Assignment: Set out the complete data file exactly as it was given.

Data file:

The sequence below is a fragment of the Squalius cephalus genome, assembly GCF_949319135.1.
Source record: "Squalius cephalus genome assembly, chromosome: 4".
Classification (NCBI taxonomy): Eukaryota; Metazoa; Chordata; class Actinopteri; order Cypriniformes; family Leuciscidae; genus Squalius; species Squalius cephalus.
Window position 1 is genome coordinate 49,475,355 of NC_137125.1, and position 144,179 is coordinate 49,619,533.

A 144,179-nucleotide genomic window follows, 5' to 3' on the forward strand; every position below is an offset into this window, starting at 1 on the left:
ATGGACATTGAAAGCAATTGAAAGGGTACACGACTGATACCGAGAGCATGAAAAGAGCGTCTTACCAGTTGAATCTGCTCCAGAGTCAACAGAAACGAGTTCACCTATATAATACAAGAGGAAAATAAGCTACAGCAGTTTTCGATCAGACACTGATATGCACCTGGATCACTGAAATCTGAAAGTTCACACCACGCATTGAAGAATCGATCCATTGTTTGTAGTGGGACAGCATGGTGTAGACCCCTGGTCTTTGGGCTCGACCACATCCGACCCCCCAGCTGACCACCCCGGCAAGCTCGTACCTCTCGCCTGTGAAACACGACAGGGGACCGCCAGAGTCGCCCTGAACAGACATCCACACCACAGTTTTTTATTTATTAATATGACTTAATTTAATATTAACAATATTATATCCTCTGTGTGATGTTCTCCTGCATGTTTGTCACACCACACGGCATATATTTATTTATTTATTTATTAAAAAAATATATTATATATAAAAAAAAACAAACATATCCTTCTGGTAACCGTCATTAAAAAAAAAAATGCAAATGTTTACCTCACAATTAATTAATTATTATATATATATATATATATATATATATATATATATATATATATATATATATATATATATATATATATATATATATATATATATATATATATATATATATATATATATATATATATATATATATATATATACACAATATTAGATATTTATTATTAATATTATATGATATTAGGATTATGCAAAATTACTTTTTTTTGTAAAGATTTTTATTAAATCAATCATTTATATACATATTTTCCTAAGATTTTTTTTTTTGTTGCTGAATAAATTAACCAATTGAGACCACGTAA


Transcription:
The sequence below is a fragment of the Squalius cephalus genome, assembly GCF_949319135.1.
Source record: "Squalius cephalus genome assembly, chromosome: 4".
Classification (NCBI taxonomy): Eukaryota; Metazoa; Chordata; class Actinopteri; order Cypriniformes; family Leuciscidae; genus Squalius; species Squalius cephalus.
Window position 1 is genome coordinate 49,475,355 of NC_137125.1, and position 144,179 is coordinate 49,619,533.

A 144,179-nucleotide genomic window follows, 5' to 3' on the forward strand; every position below is an offset into this window, starting at 1 on the left:
ATGGACATTGAAAGCAATTGAAAGGGTACACGACTGATACCGAGAGCATGAAAAGAGCGTCTTACCAGTTGAATCTGCTCCAGAGTCAACAGAAACGAGTTCACCTATATAATACAAGAGGAAAATAAGCTACAGCAGTTTTCGATCAGACACTGATATGCACCTGGATCACTGAAATCTGAAAGTTCACACCACGCATTGAAGAATCGATCCATTGTTTGTAGTGGGACAGCATGGTGTAGACCCCTGGTCTTTGGGCTCGACCACATCCGACCCCCCAGCTGACCACCCCGGCAAGCTCGTACCTCTCGCCTGTGAAACACGACAGGGGACCGCCAGAGTCGCCCTGAACAGACATCCACACCACAGTTTTTTATTTATTAATATGACTTAATTTAATATTAACAATATTATATCCTCTGTGTGATGTTCTCCTGCATGTTTGTCACACCACACGGCATATATTTATTTATTTATTTATTAAAAAAATATATTATATATAAAAAAAAACAAACATATCCTTCTGGTAACCGTCATTAAAAAAAAAAATGCAAATGTTTACCTCACAATTAATTAATTATTATATATATATATATATATATATATATATATATATATATATATATATATATATATATATATATATATATATATATATATATATATATATATATATATATATATATATATATATATATATATATATATATACACAATATTAGATATTTATTATTAATATTATATGATATTAGGATTATGCAAAATTACTTTTTTTTGTAAAGATTTTTATTAAATCAATCATTTATATACATATTTTCCTAAGATTTTTTTTTTTGTTGCTGAATAAATTAACCAATTGAGACCACGTAA